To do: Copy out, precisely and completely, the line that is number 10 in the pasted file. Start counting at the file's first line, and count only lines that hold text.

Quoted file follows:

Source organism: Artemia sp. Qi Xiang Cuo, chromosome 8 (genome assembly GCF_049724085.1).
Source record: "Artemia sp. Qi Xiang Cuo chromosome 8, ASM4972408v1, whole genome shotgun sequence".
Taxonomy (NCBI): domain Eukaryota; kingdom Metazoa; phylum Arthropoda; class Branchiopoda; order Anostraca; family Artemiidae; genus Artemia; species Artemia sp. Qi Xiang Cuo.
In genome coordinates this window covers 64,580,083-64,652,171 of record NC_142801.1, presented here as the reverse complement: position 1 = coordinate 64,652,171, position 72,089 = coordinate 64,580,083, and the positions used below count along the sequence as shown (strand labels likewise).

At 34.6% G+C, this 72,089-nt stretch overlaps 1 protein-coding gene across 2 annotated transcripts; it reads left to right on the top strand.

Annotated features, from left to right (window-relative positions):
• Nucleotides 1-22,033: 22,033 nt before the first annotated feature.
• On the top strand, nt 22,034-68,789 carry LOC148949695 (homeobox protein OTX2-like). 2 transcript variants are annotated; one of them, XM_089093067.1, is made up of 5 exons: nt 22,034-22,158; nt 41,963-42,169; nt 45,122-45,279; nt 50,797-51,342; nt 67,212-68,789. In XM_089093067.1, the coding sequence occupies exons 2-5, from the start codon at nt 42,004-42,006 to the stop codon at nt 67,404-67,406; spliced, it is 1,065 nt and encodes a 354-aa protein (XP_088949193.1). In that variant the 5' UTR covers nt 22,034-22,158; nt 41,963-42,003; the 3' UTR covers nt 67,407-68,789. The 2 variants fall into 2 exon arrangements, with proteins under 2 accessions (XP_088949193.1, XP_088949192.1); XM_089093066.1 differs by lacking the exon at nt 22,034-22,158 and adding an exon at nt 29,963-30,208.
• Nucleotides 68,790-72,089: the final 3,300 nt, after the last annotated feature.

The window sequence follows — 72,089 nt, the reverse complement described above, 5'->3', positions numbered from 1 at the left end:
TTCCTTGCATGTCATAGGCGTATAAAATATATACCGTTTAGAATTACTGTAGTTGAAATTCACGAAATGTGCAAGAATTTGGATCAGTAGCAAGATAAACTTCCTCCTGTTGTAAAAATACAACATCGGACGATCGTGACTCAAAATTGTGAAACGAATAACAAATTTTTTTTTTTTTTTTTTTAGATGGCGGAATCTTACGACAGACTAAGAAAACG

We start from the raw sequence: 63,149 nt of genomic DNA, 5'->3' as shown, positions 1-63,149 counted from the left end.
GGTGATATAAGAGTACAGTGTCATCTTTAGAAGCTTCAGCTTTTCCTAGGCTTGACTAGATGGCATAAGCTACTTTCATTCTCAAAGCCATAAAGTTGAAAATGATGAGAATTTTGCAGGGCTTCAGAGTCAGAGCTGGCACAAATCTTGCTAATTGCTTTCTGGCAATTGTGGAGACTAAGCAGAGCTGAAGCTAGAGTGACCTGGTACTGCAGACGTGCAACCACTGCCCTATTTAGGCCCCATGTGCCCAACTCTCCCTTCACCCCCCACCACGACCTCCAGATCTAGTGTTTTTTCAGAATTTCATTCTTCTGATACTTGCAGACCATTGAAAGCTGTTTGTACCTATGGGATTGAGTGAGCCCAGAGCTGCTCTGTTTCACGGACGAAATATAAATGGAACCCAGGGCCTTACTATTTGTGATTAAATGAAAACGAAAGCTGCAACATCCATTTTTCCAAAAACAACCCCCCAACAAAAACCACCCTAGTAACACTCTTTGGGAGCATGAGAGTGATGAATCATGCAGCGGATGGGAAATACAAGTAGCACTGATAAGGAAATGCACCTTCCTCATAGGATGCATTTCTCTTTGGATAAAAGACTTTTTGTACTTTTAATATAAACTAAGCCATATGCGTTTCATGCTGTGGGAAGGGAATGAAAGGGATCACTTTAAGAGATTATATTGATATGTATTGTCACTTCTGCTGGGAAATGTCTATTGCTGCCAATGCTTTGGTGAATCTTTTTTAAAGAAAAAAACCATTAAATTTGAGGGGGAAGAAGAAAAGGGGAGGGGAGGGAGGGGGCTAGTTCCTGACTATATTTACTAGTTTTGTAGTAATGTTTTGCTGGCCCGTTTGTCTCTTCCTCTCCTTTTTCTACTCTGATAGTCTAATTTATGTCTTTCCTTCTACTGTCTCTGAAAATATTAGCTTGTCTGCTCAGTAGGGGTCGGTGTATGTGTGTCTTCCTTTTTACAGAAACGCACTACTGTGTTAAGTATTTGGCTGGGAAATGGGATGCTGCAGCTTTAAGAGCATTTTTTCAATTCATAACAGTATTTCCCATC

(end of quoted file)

The window sequence follows — 72,089 nt, the reverse complement described above, 5'->3', positions numbered from 1 at the left end: